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Pope Francis calls for positive action against climate change



His Holiness Pope Francis has called for a bold cultural revolution to correct what he described as a ‘structurally perverse’ economic system where the rich exploit the poor, turning Earth into an “immense pile of filth.”
He framed climate change as an urgent moral issue to address in his eagerly anticipated encyclical, blaming global warming on an unfair, fossil fuel-based industrial model that harms the poor most.
Citing Scripture, his predecessors and bishops from around the world, the pope urged people of every faith and even no faith to undergo an awakening to save God’s creation for future generations.
Pope Francis is the latest and most high profile voice to join a long list of people, from scientists, business leaders, economists, labour leaders and youth, who understand that taking action on climate change and empowering poorer countries to develop sustainably, is both morally and economically right.

In a rare open letter that will shape Catholic teaching, His Holiness Pope Francis laid out our moral imperative to “care for our common home” and end the inequalities, which are driving interlinked problems of climate change and poverty.
The document released last week was a stinging indictment of big business and climate doubters alike, aimed at spurring courageous changes at U.N. climate negotiations later this year, in domestic politics and in everyday life.
“It is not enough to balance, in the medium term, the protection of nature with financial gain, or the preservation of the environment with progress,” he writes. “Halfway measures simply delay the inevitable disaster.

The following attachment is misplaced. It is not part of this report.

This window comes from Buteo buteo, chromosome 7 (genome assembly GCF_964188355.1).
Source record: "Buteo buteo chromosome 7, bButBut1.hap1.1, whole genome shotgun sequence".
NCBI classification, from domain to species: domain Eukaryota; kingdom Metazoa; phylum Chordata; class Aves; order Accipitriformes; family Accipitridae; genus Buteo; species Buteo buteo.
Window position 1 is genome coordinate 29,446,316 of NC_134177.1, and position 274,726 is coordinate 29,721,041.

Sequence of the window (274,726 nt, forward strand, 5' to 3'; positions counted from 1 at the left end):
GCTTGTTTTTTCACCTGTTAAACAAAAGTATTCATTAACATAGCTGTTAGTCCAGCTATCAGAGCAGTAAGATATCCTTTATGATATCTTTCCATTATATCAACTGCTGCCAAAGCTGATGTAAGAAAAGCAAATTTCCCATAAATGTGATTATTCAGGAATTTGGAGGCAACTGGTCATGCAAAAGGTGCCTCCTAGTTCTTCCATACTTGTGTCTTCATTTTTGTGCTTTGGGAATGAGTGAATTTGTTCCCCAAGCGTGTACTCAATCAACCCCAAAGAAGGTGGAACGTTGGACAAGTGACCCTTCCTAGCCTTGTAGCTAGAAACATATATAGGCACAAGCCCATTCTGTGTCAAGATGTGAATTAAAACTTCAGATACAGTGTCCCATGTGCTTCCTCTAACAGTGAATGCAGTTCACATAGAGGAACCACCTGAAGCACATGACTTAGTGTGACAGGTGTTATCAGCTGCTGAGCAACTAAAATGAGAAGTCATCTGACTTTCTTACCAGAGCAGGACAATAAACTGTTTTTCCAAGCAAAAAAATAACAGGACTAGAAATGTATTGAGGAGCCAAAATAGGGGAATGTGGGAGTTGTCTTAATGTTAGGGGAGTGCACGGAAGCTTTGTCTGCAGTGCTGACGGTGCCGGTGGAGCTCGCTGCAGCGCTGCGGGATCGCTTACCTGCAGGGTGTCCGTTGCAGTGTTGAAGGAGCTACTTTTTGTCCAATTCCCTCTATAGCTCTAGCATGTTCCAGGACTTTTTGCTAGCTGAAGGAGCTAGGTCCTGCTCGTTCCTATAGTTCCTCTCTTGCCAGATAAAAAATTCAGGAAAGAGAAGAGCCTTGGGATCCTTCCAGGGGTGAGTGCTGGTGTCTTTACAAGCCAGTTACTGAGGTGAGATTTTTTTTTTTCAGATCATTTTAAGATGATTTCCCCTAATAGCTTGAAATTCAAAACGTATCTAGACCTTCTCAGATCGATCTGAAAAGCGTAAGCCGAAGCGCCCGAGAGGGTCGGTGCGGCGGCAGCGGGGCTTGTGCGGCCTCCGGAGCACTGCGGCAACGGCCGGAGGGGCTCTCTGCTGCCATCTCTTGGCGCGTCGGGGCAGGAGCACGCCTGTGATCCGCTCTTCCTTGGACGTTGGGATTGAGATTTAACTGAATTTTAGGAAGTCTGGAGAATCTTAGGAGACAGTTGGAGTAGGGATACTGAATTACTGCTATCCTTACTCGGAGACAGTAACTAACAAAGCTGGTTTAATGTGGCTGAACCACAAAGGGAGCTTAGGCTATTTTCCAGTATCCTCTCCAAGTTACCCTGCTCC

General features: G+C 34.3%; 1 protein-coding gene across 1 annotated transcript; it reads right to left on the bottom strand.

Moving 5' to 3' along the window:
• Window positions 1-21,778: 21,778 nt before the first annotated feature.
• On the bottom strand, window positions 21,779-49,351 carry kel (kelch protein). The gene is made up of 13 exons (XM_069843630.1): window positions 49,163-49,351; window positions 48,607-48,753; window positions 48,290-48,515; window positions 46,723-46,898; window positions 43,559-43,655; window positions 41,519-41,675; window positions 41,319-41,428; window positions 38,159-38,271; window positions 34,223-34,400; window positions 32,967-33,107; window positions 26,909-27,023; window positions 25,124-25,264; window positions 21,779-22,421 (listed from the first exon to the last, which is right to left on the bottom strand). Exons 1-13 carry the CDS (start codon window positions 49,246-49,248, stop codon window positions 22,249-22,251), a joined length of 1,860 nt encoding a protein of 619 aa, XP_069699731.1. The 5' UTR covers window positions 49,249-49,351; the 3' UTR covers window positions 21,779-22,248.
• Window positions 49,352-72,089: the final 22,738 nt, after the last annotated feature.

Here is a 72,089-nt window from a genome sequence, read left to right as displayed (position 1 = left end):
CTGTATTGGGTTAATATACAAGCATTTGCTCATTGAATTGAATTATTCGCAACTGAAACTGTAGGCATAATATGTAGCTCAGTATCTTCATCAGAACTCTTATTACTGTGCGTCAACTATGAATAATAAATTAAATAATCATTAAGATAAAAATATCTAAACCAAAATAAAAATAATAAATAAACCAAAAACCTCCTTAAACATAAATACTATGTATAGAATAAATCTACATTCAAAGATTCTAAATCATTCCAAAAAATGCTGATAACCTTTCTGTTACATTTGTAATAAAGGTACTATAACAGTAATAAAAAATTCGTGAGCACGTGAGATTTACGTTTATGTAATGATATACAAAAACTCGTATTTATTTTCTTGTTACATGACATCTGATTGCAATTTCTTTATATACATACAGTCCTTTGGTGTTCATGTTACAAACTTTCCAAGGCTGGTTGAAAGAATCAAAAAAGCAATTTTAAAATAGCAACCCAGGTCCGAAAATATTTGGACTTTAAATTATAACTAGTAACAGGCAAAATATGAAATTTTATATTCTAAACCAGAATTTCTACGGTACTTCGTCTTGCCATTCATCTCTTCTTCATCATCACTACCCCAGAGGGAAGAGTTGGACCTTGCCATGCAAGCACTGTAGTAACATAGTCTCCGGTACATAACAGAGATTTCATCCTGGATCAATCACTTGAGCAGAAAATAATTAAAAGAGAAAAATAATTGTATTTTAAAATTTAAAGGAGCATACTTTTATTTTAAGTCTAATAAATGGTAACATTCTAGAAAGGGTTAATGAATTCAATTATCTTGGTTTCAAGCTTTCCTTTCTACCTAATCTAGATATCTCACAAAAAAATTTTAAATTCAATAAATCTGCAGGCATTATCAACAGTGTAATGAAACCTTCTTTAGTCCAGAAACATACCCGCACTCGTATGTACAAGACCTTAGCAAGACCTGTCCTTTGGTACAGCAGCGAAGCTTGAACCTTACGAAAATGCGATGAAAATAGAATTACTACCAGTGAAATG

Put simply, it is a matter of redefining our notion of progress.” Environmental scientists said the first-ever encyclical, or teaching document, on the environment could have a dramatic effect on the climate debate, lending the moral authority of the immensely popular Francis to an issue that has long been cast in purely political, economic or scientific terms.
“This clarion call should guide the world toward a strong and durable universal climate agreement in Paris at the end of this year,” said Christiana Figures, the U.N.’s top climate official.
“Coupled with the economic imperative, the moral imperative leaves no doubt that we must act on climate change now.” U.N. Under-Secretary-General and Executive Director of the UN Environment Programme Achim Steiner in a statement said: “This encyclical is a clarion call that resonates not only with Catholics, but with all of the Earth’s peoples.
Science and religion are aligned on this matter: The time to act is now. “We share Pope Francis’ view that our response to environmental degradation and climate change cannot only be defined by science, technology or economics, but is also a moral imperative.
We must not overlook that the world’s poorest and most vulnerable suffer most from the changes we are seeing. Humanity’s environmental stewardship of the planet must recognise the interests of both current and future generations. “With the adoption of the Sustainable Development Goals in September and a climate agreement in December, we have the opportunity to positively change the course of history, creating a better and more equitable world for all.

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